Proven COTS hardware and communications technology

Hardware or communications technology are “cutting edge” or not in common use.

New technologies are not “proven” until they have been installed and operated in a substantial number of different environments. New environments often uncover unforeseen problems. New technologies or new businesses can sometimes fail completely.  Multiple proven technologies combined in the same project would be high risk if there are new interfaces between them.


No new interfaces

New interfaces to other systems are required.

New interfaces require that documentation for the “other” system be complete and up-to-date.  If not (and often they are not), building a new interface can become difficult or impossible.  Duplication of existing interfaces reduces the risk.  “Open Standard” interfaces are usually well-documented and low risk.


System requirements fully-detailed in writing

System Requirements not detailed or not fully documented

System Requirements are critical for an RFP.  They must describe in detail all of the functions the system must perform, performance expected, plus the operating environment.  Good requirements can be a dozen or more pages for a small system, and hundreds of pages for a large system.  When existing systems are upgraded with new capabilities, requirements must be revised and rewritten.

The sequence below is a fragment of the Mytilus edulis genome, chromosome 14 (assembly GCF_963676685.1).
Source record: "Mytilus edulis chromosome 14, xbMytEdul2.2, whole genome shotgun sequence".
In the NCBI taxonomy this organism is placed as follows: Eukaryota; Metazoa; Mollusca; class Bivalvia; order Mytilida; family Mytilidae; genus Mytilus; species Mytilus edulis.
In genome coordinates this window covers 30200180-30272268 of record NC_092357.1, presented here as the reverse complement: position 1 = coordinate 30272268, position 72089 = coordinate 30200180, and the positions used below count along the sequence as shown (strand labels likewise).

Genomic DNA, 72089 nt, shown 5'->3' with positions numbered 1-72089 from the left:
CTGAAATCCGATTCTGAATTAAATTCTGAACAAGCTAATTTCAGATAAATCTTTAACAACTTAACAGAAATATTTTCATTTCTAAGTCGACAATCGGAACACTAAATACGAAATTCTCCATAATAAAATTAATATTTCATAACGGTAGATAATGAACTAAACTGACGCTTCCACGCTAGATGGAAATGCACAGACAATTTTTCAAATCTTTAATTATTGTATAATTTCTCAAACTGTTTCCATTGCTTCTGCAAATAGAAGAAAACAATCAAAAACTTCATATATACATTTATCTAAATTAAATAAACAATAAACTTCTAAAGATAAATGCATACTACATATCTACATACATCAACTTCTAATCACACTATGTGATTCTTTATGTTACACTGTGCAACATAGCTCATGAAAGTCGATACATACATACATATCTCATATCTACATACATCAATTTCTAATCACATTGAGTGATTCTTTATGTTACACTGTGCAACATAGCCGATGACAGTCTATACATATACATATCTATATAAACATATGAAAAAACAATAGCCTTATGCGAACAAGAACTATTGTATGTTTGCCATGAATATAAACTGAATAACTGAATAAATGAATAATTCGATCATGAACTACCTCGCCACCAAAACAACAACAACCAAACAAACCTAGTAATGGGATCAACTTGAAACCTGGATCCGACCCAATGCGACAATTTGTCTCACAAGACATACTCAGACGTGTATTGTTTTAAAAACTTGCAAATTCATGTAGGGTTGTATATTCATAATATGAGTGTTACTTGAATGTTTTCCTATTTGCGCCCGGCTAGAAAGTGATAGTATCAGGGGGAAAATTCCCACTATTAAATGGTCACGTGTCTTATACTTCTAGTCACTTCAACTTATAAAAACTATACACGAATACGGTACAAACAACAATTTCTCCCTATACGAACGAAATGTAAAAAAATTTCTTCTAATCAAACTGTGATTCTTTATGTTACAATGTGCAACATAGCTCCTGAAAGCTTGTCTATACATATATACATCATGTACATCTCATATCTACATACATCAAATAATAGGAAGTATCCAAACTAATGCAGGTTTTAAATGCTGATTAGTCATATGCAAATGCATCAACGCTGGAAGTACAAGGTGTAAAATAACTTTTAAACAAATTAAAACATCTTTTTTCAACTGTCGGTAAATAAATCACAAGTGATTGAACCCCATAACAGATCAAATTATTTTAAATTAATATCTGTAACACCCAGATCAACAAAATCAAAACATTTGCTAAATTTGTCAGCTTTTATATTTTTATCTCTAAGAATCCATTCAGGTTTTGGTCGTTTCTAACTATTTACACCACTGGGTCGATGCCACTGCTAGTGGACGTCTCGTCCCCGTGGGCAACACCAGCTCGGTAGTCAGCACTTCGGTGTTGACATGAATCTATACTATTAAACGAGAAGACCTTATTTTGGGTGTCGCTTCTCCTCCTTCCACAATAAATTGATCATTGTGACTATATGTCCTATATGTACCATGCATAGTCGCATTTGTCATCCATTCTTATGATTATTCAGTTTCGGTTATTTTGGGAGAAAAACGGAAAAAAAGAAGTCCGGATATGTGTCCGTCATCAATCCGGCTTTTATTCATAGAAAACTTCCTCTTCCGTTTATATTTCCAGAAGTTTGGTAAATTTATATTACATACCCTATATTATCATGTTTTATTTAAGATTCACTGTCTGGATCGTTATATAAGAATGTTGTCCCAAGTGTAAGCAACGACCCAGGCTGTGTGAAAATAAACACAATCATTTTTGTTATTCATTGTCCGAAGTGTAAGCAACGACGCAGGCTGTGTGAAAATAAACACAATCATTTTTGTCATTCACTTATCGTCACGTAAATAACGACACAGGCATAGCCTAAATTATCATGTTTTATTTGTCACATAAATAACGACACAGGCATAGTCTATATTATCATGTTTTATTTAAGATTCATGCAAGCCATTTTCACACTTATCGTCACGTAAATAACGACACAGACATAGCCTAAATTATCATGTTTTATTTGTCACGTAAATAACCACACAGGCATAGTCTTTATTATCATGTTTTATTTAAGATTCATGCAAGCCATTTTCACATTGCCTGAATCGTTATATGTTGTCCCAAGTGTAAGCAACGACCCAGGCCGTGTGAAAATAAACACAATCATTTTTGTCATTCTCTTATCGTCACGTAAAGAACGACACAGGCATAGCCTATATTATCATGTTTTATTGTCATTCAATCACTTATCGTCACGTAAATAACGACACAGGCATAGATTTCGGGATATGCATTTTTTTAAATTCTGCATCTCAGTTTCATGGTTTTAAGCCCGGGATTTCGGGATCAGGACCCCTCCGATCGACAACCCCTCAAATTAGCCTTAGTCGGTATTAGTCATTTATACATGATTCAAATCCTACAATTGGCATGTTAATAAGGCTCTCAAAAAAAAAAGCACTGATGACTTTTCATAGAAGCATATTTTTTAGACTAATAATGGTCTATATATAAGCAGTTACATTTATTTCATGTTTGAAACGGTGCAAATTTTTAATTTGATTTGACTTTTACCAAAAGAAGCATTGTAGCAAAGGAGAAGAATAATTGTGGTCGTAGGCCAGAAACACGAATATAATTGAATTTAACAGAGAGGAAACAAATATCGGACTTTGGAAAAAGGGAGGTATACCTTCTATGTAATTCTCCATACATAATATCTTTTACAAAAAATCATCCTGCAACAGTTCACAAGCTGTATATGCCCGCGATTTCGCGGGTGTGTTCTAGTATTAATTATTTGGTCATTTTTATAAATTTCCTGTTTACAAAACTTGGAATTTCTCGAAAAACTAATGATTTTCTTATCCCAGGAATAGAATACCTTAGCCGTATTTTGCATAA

Operating procedures fully-detailed in writing

Operating procedures not detailed or not fully documented

Standard Operating Procedures are required for training, operations, and maintenance.  For existing systems, they are often out-of-date.


None of the technologies used are near end of service life

Some technologies included are near end of service life

Computer technology changes rapidly (e.g. PC’s and cell phones become obsolete in 2-4 years). Local area networks using internet standards have had a long life, but in contrast some mobile phones that use proprietary communications became obsolete quickly.  Similarly, the useful life of ITS technology (hardware, software, and communications) is short.  Whether your project is a new system or expanding an existing one, look carefully at all the technology elements to assess remaining cost-effective service life.